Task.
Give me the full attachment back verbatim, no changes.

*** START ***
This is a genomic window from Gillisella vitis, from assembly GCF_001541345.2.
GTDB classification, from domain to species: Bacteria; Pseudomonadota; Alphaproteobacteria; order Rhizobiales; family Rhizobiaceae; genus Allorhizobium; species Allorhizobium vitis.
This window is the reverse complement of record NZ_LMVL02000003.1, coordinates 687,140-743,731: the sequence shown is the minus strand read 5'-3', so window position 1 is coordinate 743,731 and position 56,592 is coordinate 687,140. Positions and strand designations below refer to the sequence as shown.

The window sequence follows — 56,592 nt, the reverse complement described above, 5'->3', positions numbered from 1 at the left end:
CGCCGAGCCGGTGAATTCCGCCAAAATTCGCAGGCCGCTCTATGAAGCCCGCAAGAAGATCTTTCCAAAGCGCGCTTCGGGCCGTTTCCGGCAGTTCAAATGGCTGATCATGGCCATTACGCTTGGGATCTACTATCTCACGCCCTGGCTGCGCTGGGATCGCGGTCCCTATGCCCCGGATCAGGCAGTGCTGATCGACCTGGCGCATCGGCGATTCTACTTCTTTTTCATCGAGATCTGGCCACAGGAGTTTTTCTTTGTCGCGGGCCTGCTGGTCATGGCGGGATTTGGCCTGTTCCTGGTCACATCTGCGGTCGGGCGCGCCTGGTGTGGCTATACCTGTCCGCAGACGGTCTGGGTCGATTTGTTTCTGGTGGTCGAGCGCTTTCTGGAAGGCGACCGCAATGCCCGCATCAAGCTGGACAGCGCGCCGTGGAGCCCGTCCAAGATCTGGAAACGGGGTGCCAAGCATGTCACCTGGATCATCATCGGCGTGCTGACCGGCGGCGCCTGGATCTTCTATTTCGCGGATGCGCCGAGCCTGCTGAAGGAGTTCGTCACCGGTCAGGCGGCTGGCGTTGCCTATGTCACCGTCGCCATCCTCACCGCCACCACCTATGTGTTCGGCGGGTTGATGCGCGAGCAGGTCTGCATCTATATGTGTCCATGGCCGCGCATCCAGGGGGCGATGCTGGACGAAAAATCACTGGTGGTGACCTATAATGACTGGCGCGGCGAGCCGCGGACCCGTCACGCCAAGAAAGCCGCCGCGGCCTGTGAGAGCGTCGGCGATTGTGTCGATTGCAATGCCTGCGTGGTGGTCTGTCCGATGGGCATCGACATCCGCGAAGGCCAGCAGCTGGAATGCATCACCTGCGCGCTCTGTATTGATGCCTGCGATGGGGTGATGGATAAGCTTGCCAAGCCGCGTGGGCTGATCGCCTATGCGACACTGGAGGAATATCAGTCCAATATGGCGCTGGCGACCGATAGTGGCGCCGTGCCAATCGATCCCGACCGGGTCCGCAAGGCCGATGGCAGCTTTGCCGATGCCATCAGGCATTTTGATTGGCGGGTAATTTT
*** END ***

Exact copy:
This is a genomic window from Gillisella vitis, from assembly GCF_001541345.2.
GTDB classification, from domain to species: Bacteria; Pseudomonadota; Alphaproteobacteria; order Rhizobiales; family Rhizobiaceae; genus Allorhizobium; species Allorhizobium vitis.
This window is the reverse complement of record NZ_LMVL02000003.1, coordinates 687,140-743,731: the sequence shown is the minus strand read 5'-3', so window position 1 is coordinate 743,731 and position 56,592 is coordinate 687,140. Positions and strand designations below refer to the sequence as shown.

The window sequence follows — 56,592 nt, the reverse complement described above, 5'->3', positions numbered from 1 at the left end:
CGCCGAGCCGGTGAATTCCGCCAAAATTCGCAGGCCGCTCTATGAAGCCCGCAAGAAGATCTTTCCAAAGCGCGCTTCGGGCCGTTTCCGGCAGTTCAAATGGCTGATCATGGCCATTACGCTTGGGATCTACTATCTCACGCCCTGGCTGCGCTGGGATCGCGGTCCCTATGCCCCGGATCAGGCAGTGCTGATCGACCTGGCGCATCGGCGATTCTACTTCTTTTTCATCGAGATCTGGCCACAGGAGTTTTTCTTTGTCGCGGGCCTGCTGGTCATGGCGGGATTTGGCCTGTTCCTGGTCACATCTGCGGTCGGGCGCGCCTGGTGTGGCTATACCTGTCCGCAGACGGTCTGGGTCGATTTGTTTCTGGTGGTCGAGCGCTTTCTGGAAGGCGACCGCAATGCCCGCATCAAGCTGGACAGCGCGCCGTGGAGCCCGTCCAAGATCTGGAAACGGGGTGCCAAGCATGTCACCTGGATCATCATCGGCGTGCTGACCGGCGGCGCCTGGATCTTCTATTTCGCGGATGCGCCGAGCCTGCTGAAGGAGTTCGTCACCGGTCAGGCGGCTGGCGTTGCCTATGTCACCGTCGCCATCCTCACCGCCACCACCTATGTGTTCGGCGGGTTGATGCGCGAGCAGGTCTGCATCTATATGTGTCCATGGCCGCGCATCCAGGGGGCGATGCTGGACGAAAAATCACTGGTGGTGACCTATAATGACTGGCGCGGCGAGCCGCGGACCCGTCACGCCAAGAAAGCCGCCGCGGCCTGTGAGAGCGTCGGCGATTGTGTCGATTGCAATGCCTGCGTGGTGGTCTGTCCGATGGGCATCGACATCCGCGAAGGCCAGCAGCTGGAATGCATCACCTGCGCGCTCTGTATTGATGCCTGCGATGGGGTGATGGATAAGCTTGCCAAGCCGCGTGGGCTGATCGCCTATGCGACACTGGAGGAATATCAGTCCAATATGGCGCTGGCGACCGATAGTGGCGCCGTGCCAATCGATCCCGACCGGGTCCGCAAGGCCGATGGCAGCTTTGCCGATGCCATCAGGCATTTTGATTGGCGGGTAATTTT